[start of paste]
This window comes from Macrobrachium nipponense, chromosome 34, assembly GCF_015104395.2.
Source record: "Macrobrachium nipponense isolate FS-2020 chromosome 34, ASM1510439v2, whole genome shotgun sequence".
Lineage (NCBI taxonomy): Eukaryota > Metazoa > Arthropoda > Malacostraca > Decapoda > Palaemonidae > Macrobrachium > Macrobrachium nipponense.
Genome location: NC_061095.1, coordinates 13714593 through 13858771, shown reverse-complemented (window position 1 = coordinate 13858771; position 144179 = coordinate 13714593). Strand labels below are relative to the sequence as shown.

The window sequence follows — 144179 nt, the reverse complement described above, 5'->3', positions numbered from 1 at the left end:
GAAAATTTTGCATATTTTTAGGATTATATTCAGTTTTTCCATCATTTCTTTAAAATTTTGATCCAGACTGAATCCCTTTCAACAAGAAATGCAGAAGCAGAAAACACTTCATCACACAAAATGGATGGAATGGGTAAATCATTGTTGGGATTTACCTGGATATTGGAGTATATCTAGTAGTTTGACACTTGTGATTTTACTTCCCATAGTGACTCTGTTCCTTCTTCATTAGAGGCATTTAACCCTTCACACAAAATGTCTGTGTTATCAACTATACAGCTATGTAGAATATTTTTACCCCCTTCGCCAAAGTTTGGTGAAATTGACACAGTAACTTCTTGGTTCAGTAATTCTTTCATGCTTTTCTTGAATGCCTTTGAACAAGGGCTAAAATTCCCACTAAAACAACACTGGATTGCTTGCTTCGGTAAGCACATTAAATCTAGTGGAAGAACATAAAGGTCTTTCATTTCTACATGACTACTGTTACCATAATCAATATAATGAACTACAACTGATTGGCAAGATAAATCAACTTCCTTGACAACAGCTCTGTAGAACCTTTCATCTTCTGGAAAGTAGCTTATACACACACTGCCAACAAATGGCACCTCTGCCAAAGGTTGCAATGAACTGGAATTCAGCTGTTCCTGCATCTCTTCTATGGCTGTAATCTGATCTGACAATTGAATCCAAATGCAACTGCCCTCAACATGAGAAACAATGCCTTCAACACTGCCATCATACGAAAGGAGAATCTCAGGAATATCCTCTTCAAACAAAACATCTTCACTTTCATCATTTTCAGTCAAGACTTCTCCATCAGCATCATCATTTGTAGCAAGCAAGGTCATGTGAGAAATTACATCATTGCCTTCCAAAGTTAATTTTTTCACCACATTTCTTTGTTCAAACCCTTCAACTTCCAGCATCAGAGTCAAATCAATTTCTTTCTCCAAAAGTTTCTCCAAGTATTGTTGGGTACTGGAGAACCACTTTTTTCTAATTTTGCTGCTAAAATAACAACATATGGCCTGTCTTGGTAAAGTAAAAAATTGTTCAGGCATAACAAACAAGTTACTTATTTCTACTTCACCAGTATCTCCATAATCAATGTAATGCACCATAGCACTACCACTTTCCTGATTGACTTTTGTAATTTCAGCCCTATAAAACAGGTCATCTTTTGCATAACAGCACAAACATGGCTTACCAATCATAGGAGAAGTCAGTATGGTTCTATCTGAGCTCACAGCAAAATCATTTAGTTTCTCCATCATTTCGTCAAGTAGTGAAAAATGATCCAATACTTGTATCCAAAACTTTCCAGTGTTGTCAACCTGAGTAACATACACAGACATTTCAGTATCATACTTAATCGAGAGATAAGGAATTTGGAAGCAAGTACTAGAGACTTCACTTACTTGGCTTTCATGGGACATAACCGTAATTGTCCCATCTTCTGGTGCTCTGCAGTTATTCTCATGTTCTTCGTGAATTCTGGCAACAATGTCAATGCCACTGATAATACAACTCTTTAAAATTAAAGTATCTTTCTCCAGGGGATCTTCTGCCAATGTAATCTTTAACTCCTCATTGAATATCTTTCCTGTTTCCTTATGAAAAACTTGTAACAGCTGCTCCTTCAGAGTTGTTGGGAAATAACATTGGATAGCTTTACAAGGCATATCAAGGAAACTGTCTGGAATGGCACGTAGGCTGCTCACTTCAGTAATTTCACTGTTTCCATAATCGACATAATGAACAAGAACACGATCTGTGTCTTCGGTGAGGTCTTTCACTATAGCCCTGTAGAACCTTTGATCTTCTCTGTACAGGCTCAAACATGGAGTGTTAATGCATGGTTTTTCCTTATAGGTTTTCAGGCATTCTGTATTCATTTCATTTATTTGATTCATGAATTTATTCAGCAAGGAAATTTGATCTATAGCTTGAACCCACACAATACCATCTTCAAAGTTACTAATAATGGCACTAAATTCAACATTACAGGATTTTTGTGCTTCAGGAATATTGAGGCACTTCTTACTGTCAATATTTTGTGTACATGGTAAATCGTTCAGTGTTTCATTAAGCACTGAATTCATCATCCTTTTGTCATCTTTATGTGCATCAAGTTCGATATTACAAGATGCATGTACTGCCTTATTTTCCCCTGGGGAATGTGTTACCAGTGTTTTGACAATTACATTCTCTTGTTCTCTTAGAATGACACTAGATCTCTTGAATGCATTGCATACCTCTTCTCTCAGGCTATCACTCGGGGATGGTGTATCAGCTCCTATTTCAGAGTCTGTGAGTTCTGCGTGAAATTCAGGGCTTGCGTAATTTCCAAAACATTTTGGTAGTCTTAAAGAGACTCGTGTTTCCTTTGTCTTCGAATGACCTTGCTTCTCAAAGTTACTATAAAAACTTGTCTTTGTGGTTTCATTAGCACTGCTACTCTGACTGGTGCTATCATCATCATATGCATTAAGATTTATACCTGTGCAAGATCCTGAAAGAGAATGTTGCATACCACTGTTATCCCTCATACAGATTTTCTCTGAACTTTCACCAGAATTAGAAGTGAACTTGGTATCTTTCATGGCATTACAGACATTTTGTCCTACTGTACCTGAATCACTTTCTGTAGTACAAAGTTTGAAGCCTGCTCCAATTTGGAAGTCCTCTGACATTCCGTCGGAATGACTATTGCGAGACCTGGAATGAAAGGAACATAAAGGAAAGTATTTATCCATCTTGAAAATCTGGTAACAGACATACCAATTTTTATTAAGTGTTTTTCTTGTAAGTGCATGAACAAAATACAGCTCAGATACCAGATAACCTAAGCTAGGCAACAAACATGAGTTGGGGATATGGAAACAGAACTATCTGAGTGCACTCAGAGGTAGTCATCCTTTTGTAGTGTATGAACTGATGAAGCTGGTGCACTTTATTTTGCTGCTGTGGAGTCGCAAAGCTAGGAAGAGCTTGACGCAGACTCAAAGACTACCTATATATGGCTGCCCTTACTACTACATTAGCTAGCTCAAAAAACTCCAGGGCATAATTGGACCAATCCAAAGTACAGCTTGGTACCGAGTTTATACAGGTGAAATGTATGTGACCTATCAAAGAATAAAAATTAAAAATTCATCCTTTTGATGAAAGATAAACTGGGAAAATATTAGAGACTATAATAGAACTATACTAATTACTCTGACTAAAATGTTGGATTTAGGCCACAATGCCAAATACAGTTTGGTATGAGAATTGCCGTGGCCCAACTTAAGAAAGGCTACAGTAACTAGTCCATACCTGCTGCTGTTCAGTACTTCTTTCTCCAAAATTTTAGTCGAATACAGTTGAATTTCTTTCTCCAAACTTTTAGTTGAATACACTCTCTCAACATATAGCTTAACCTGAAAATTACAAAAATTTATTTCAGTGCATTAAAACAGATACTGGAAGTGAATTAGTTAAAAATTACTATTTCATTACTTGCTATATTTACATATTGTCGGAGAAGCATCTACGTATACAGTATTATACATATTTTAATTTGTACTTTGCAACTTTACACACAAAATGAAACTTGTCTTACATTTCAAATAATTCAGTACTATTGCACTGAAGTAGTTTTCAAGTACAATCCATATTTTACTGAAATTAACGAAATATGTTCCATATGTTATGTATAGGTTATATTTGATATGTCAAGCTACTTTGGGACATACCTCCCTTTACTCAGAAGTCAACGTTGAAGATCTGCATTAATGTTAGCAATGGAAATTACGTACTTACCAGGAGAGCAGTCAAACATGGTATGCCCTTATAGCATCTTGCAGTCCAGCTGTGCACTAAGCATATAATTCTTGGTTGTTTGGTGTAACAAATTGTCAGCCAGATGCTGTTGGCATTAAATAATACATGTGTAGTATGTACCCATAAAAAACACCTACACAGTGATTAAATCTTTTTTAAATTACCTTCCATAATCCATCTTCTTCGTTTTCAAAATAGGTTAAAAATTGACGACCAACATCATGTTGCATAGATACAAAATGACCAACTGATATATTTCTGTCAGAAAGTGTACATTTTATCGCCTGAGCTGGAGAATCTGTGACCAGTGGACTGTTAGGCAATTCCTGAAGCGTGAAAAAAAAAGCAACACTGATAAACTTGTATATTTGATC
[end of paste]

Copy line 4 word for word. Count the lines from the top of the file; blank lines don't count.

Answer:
Genome location: NC_061095.1, coordinates 13714593 through 13858771, shown reverse-complemented (window position 1 = coordinate 13858771; position 144179 = coordinate 13714593). Strand labels below are relative to the sequence as shown.